There are many debates on how to punish offenders and how to stop them re-offending. Retribution Theorists believe in the old fashion way of punishment, an ‘eye for an eye’ and that the suffering of the victim should determine the level of punishment, for example if a victim is brutally murdered, the offender should pay the price and suffer from a range of punishments themselves. Therefore the punishments differ to the seriousness to the crime, from theft to murder, minor to serious punishments occur. Whereas a reductivist approach believes that we punish offenders to help them change for the better which would be to rehabilitate them for example. (Cavadino 2013) states that the rehabilitation programs might “facilitate change” rather than
Restorative Justice processes are likely to reduce criminals from repeating offenses, as numerous recidivism studies have demonstrated. Thus, it would be more than justified to employ restorative processes a response to crimes under
The current retributive justice system recognises victims only symbolically, thereby denying them real participation in decision making. In order to ensure maximum victim participation, the restorative justice approach comes as a contrast to the traditional criminal justice system. The process of recovery from crime needs to involve a process of coming to terms with the occurrence of crime and reducing self blame . These feelings of self-blame and the impact of crime tend to be more devastating and long lasting for cases of sexual offending. The restorative approach prefers the use of the term ‘survivor’ rather than the term ‘victim’ which is ingrained in passivity, suffering and self-blame. The effects of sexual violence upon the survivors and the society are invasive and far reaching; so much so that all conventional attempts to address the issue and seek justice for victims have not only failed but have also left victims without a sense of justice and often magnified the adverse impacts of initial
The attractiveness of this theory is primarily based on the ethical code that Hampton subscribes to, which is that pain-inflicted punishments should not be condoned when it comes to disciplining wrongdoers. Rather, constructive analysis done pertaining to why certain actions are morally wrong in society would be intellectually stimulating and productive for both the wrongdoers and the public, all while avoiding the infliction of physical pain. Compared to the retributivist argument, which circulates around the idea that the purpose of punishment is to make wrongdoers pay for their misdeeds, and that they should be treated the way that they have treated others, the MET is a more humane way to treat wrongdoers, and in the long run, would perhaps help them emerge from confinement as better citizens within society, rather than as potential repeat offenders. Therefore, the appeal of the MET stems from the positive implications of treating wrongdoers with respect and dignity, all while teaching them why their actions were wrong while simultaneously instilling positive and moral values in their psyche before allowing them to re-enter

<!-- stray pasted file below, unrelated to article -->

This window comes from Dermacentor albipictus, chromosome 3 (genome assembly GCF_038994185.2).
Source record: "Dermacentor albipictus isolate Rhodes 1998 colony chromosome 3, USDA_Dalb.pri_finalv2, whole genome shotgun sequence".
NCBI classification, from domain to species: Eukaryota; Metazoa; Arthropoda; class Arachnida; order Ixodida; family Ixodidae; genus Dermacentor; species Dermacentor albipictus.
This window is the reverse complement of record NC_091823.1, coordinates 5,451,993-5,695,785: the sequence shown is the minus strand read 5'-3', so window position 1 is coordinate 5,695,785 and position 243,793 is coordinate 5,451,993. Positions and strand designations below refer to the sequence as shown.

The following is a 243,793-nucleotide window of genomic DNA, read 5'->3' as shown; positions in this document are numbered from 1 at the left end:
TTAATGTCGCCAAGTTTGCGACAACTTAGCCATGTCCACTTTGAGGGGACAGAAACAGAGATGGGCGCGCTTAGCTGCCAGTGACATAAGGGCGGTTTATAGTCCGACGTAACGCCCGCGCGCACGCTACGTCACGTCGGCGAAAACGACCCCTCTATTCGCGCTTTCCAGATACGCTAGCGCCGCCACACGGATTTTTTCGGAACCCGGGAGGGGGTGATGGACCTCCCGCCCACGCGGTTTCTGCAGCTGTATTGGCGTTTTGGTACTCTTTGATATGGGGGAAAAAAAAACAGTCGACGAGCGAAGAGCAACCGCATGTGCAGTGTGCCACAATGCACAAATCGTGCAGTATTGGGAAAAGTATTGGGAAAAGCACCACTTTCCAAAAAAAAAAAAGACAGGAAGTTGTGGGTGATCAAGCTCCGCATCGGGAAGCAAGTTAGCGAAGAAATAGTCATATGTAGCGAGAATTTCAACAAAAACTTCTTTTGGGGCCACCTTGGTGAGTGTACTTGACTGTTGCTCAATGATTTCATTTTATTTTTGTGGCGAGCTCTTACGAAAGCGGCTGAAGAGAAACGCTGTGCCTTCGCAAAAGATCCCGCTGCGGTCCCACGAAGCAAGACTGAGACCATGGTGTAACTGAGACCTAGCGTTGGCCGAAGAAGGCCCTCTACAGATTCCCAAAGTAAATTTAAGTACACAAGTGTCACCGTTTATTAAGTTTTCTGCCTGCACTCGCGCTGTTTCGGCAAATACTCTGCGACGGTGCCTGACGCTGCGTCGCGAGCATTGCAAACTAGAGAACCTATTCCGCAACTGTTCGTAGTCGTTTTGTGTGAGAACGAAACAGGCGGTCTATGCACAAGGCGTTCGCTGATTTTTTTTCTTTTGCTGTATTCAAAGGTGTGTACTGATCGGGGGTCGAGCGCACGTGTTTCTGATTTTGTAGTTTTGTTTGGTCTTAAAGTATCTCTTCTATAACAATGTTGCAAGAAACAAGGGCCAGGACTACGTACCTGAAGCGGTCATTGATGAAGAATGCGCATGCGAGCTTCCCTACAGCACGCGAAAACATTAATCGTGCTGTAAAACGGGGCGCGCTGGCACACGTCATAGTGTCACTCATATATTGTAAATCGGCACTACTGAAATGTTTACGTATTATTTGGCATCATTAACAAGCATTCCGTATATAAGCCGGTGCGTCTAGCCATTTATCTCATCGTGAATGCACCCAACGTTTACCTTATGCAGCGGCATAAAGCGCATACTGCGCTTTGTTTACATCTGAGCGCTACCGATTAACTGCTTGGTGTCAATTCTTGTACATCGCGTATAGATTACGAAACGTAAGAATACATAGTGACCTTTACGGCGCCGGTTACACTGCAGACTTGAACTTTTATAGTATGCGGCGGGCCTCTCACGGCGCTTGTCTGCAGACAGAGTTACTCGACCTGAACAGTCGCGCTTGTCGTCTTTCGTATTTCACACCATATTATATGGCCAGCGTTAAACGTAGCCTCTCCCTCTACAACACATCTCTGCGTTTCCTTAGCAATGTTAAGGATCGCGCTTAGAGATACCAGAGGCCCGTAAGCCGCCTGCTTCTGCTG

The first point of criticism against victim participation in restorative justice processes arises from scepticism about an apology to the victim as a way of dealing with criminal matters. The perception sometimes exists as to it simply being a way to get away with the crime.106 Members of the public should thus be educated to understand that restorative justice is more than a mere saying sorry, but in the context of victim offender mediation or family group conferences it rather affords the victim the opportunity to confront the child offender with the real and human cost of his or her criminal actions. Another concern deals with the possible secondary victimisation of the victim in the case where the offender pretends
Today our justice system has a multitude of options when dealing with those who are convicted of offenses. However, many argue that retributive justice is the only real justice there is. This is mainly because its advantage is that it gives criminals the appropriate punishment that they deserve. The goals of this approach are clear and direct. In his book The Little Book of Restorative Justice, Zehr Howard (2002), illustrates that the central focus of retributive justice is offenders getting what they deserve (p. 30). This reflection paper will first address the advantages of using retributive justice approach in three court-cases. Second, it will discuss the disadvantages of using retributive justice approaches by analyzing the three court-cases listed above. Third, it will elaborate on ways that the system could have used restorative justice processes in the cases, as well as present potential outcomes that could have been reached if restoration justice was taken into consideration.
There is some theoretical ambiguity in the meaning of Restorative Justice in spite of the many definitions and studies done on the subject. Restorative Justice has been defined as “an ethos with practical goals, among which to restore harm by including affected parties in a (direct or indirect) encounter and a process of understanding through voluntary and honest dialogue.” It is primarily concerned with the reinstatement of victims to life before the crime, restoration of the Offender to a well behaved and lawful life, restoration of the injury caused to the community and the creation of a better society in the present and the future.